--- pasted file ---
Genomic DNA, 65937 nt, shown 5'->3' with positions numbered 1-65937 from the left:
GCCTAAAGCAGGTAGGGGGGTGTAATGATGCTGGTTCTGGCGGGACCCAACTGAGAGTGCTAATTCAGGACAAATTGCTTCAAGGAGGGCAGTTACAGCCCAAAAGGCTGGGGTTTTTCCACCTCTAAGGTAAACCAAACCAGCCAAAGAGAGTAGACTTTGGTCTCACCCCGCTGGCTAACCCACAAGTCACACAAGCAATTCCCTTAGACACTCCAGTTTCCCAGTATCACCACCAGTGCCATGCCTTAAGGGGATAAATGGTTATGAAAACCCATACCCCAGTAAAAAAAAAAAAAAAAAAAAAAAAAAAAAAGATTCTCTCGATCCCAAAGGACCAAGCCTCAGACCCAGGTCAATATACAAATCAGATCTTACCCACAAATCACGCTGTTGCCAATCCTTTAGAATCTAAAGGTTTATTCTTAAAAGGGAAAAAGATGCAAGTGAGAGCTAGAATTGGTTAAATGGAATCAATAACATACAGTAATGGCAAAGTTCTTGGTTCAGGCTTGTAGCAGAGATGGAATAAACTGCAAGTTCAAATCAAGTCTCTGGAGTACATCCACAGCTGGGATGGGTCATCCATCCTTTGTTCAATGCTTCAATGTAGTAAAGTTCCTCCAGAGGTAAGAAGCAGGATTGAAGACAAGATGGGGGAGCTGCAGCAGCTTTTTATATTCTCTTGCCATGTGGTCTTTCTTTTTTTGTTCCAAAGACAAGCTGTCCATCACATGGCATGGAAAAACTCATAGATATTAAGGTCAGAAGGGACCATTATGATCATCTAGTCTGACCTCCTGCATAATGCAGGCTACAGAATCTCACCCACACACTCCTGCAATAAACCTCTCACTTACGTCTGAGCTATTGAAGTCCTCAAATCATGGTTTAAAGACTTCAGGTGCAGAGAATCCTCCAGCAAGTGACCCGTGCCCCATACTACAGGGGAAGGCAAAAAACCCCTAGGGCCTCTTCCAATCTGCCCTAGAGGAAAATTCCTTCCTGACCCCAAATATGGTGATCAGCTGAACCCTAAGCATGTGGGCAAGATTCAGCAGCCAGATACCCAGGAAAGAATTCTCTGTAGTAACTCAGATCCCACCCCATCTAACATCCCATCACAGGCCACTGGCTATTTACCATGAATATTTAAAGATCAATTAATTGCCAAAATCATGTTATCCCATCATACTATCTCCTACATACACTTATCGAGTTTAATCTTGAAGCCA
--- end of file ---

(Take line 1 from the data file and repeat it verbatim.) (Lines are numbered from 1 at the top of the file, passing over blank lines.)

Genomic DNA, 65937 nt, shown 5'->3' with positions numbered 1-65937 from the left: